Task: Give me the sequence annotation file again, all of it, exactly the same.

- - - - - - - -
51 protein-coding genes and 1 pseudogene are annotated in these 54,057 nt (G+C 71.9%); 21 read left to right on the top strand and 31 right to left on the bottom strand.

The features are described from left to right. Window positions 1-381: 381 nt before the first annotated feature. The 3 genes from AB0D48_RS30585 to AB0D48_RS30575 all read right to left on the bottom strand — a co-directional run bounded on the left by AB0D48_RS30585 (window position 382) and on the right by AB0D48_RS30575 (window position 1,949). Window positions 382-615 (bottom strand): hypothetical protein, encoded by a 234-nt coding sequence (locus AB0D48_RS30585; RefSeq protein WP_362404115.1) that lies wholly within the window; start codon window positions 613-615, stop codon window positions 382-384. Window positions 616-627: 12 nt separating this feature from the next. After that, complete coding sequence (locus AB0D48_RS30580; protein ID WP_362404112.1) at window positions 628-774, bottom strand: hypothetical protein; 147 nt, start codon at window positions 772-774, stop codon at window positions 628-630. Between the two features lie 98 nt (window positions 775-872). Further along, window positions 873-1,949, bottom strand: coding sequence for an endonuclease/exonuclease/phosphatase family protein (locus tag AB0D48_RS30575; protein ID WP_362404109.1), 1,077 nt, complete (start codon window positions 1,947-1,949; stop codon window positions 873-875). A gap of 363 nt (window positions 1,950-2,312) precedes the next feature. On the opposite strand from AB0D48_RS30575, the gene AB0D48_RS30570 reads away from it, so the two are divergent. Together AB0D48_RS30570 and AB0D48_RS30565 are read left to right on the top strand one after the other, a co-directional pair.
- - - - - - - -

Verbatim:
51 protein-coding genes and 1 pseudogene are annotated in these 54,057 nt (G+C 71.9%); 21 read left to right on the top strand and 31 right to left on the bottom strand.

The features are described from left to right. Window positions 1-381: 381 nt before the first annotated feature. The 3 genes from AB0D48_RS30585 to AB0D48_RS30575 all read right to left on the bottom strand — a co-directional run bounded on the left by AB0D48_RS30585 (window position 382) and on the right by AB0D48_RS30575 (window position 1,949). Window positions 382-615 (bottom strand): hypothetical protein, encoded by a 234-nt coding sequence (locus AB0D48_RS30585; RefSeq protein WP_362404115.1) that lies wholly within the window; start codon window positions 613-615, stop codon window positions 382-384. Window positions 616-627: 12 nt separating this feature from the next. After that, complete coding sequence (locus AB0D48_RS30580; protein ID WP_362404112.1) at window positions 628-774, bottom strand: hypothetical protein; 147 nt, start codon at window positions 772-774, stop codon at window positions 628-630. Between the two features lie 98 nt (window positions 775-872). Further along, window positions 873-1,949, bottom strand: coding sequence for an endonuclease/exonuclease/phosphatase family protein (locus tag AB0D48_RS30575; protein ID WP_362404109.1), 1,077 nt, complete (start codon window positions 1,947-1,949; stop codon window positions 873-875). A gap of 363 nt (window positions 1,950-2,312) precedes the next feature. On the opposite strand from AB0D48_RS30575, the gene AB0D48_RS30570 reads away from it, so the two are divergent. Together AB0D48_RS30570 and AB0D48_RS30565 are read left to right on the top strand one after the other, a co-directional pair.